Yeti’s new 27.5″ SB165 looks like the bike to erase any excuses, on or off the main trail. If there is a line riders can’t huck on this giant shred sled, it won’t be the bike’s fault. Some of the geometry lines between downhill frames and long travel-trail bikes remain, particularly at the seat tube, though the travel and component spec between the two genres is growing increasingly similar.
Apart from the single fork crown, dropper post, and a few extra gears, the SB165 builds would be welcome on any DH frame. The base build is equipped with a 180mm Fox Performance 36 fork, and comes stock with a Fox Performance Coil shock. The full SRAM GX Eagle drivetrain, and Code R brakes with dual 200mm rotors finish off the burly build to make this full carbon frame gravity-ready.
This C-Series build retails for $5,599, while the top tier Turq-series frames, with Fox Factory components, a SRAM XX1 Eagle drivetrain, and DT Swiss EX1700 wheels go for $8,799. If you prefer to build-it-yourself, Turq-Series carbon frames retail for $3,999 with a Fox Factory DHX2 coil shock.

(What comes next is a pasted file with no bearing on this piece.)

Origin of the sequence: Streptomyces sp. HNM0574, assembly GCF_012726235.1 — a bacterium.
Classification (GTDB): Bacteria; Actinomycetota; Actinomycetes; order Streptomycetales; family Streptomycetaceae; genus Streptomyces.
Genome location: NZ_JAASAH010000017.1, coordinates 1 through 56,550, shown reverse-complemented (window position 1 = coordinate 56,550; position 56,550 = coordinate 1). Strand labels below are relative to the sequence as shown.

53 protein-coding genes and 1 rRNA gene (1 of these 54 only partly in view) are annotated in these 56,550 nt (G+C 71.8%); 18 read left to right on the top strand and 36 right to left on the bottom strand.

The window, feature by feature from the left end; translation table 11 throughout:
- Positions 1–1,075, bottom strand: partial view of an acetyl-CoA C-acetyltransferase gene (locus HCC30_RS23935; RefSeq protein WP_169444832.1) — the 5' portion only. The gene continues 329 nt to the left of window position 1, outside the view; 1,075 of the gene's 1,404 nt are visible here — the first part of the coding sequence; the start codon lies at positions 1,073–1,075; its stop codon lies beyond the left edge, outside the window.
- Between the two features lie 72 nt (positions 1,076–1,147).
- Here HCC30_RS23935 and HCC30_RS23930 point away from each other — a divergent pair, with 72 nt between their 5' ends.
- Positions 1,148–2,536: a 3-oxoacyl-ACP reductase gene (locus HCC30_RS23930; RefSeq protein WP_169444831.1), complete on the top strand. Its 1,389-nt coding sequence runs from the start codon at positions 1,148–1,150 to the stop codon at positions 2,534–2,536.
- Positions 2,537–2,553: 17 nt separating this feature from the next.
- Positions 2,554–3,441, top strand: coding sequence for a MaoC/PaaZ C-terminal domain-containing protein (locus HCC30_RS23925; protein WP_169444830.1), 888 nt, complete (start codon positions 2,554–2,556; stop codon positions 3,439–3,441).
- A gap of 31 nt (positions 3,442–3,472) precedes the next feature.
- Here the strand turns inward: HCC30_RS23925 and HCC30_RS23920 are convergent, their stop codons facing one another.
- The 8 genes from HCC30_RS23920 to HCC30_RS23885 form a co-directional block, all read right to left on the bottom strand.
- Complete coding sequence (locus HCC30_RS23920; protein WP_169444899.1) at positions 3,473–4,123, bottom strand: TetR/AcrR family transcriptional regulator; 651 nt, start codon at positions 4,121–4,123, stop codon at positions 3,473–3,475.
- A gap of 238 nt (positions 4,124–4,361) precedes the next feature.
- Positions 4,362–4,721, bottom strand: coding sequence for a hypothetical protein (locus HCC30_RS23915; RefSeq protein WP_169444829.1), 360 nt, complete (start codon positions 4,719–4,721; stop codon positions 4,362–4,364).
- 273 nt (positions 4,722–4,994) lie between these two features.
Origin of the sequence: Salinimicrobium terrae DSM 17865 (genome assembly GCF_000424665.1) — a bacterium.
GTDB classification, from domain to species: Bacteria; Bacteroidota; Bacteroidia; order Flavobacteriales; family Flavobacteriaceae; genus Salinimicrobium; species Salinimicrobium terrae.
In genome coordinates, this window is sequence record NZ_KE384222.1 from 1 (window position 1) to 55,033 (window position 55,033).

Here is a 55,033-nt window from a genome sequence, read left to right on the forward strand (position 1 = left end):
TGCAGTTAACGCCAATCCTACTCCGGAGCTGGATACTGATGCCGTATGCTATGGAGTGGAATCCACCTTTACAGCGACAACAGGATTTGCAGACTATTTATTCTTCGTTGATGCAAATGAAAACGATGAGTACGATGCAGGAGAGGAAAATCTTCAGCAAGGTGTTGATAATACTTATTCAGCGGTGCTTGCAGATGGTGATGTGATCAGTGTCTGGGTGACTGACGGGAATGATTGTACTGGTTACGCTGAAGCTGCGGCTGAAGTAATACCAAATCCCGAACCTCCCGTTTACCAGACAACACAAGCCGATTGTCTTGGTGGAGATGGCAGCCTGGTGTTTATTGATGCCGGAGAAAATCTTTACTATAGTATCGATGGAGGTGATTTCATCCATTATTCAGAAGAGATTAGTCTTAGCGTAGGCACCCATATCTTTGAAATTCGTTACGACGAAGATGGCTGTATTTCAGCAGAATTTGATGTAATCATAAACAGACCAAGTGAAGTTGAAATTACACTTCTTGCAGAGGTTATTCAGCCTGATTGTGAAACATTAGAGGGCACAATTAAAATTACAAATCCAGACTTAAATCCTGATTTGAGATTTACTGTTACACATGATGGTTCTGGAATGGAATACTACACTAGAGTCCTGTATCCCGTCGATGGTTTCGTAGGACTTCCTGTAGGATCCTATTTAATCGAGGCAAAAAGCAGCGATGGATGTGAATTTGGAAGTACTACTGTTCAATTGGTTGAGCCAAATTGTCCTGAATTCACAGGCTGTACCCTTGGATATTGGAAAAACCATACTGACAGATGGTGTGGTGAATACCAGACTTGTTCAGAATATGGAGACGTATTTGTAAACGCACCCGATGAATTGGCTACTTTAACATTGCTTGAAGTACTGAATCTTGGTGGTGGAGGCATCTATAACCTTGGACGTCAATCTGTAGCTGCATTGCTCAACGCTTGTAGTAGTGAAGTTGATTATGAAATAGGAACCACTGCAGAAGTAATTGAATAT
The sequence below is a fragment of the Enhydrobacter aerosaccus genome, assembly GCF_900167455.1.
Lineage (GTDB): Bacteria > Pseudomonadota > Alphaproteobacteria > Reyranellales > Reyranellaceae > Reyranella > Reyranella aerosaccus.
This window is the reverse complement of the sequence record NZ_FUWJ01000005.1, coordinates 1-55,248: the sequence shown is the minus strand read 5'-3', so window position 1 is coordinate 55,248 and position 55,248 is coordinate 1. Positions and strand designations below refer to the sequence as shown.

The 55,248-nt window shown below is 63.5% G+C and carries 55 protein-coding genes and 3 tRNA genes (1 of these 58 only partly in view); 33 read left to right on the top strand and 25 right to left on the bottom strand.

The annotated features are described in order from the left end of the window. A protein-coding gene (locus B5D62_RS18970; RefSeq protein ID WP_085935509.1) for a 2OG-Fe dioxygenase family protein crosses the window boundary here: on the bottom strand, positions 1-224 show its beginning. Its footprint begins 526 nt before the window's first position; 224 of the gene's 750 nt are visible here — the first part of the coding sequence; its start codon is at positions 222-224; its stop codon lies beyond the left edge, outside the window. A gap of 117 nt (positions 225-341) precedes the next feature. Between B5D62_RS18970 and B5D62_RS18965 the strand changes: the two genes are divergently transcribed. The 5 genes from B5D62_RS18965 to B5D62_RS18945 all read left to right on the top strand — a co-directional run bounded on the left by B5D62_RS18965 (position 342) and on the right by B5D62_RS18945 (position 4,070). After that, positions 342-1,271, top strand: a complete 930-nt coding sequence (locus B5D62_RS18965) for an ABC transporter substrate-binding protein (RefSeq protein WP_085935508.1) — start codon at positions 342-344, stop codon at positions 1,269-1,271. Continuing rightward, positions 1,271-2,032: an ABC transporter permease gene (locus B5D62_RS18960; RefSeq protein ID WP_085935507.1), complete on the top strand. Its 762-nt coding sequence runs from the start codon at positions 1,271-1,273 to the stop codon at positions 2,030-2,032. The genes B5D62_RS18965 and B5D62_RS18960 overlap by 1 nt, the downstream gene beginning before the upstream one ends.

The new bike is specifically designed around coil or high-volume air shocks. “The Switch Infinity platform provides us the ability to manipulate the bike’s kinematics and tune leverage rates within a wide range, while maintaining the same proven anti-squat properties. At 27.5%, the SB165 leverage rate is the most progressive in the line, optimized for the linear spring rates of a coil or high-volume air shock.” said Yeti Director of Engineering, Peter Zawistowski.
In addition to being the most progressive and longest travel whip in the Yeti lineup, the SB165 is also their slackest. The 63.5° headtube angle, 460mm reach (medium), and 433mm chainstay length culminate to form a frame designed for fun gravity grinding. The sharp 77° seat tube angle will certainly help you return to the top, and to reach the steep tracks that start far beyond any ski lifts or passable roads.
As can be expected with any new Yeti frame, all of the housing and hoses are routed internally, in the quietest and cleanest manner possible. The frame’s integrated headset and short head tube lengths across the S-XL size run leave stack height up to the rider. Shorter folks will be able to slam their stem as they wish, while taller riders will need to throw a few spacers under the stem to balance their weight across the bike.
The full carbon frame, like all new Yeti bikes from 2019 forward, comes with their no-BS Lifetime Warranty, and a crash replacement policy that follows the same “no-BS” ethos.
Check prices and get specs at Backcountry.com, and look for an SB165 demo event near you.
Pretty much a Downhill bike that you could pedal uphill. Looks like a lot of fun!
I’m skeptical about the warranty, having broken three Yetis